The number of staff serving Morgan Stanley's wealth management arm fell from 10,470 to 9,000 in the year ending Feb. 28, according to the bank's first-quarter statement.
The 14 percent drop results from 1,000 redundancies in the division's U.S. broking arm and a cut in the number of trainees. But there have been several departures and hires. "Morgan has been suffering from a revolving-door syndrome for months," said a rival.
To rebuild the division, John Mack, chief executive of Morgan Stanley, recently seized an opportunity to hire James Gorman, Merrill Lynch's well-respected private client chief. Last quarter's one-off equity remuneration cost of $80 million relating to the wealth division relates partly to Gorman's package. The remuneration cost pushed the division's quarterly pre-tax profits down to $23 million against $353 million, including exceptional profits of $220 million.
Recent departures from Morgan Stanley's wealth division include former London-based chief investment officer Simon Brewer, who has become chief executive of Vantage Investment Advisory.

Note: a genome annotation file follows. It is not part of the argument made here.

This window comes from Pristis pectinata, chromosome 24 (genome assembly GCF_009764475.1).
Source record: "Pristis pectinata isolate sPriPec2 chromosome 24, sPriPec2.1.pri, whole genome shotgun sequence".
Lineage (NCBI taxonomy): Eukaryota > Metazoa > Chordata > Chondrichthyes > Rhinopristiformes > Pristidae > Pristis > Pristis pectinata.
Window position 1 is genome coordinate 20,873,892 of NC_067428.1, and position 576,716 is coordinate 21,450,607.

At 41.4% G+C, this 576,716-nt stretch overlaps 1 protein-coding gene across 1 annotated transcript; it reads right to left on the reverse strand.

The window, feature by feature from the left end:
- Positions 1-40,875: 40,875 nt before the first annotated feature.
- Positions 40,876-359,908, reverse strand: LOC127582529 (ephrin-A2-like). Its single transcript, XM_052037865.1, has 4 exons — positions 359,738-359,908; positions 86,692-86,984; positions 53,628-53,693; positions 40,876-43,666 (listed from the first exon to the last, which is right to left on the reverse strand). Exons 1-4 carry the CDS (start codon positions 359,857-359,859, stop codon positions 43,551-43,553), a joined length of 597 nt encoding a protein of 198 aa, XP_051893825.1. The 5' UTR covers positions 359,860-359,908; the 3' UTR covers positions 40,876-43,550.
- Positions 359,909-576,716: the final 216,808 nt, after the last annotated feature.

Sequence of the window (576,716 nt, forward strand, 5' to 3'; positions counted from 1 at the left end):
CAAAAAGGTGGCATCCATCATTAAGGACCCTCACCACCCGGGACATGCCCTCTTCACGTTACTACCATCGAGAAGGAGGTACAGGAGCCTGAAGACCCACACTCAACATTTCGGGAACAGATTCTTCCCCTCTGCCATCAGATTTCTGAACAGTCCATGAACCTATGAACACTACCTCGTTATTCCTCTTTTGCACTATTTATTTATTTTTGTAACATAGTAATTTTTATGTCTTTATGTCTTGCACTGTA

Adviser Warwick Ryan has left to join a new fund management group, Heptagon Capital, set up by former Morgan advisers Tarek Mooro, Fedrick Plyhr and Eran Ben-Zour last year. Italian specialists Carlo Michienzi and Andrea Brignone left last year to set up a venture.
Gorman's overhaul of his U.S. business has led to the departure of Rick Sanchez, head of client coverage, and Michael Burke, director of national sales.
However, Gorman has been successful in luring three of his former U.S. colleagues from Merrill Lynch - Michael Rogers, Jerry Miller and Richard Skae.
Morgan Stanley has also recruited Alexander Classen, former head of Goldman Sachs' Swiss wealth office, to become head of sales for Europe and the Middle East.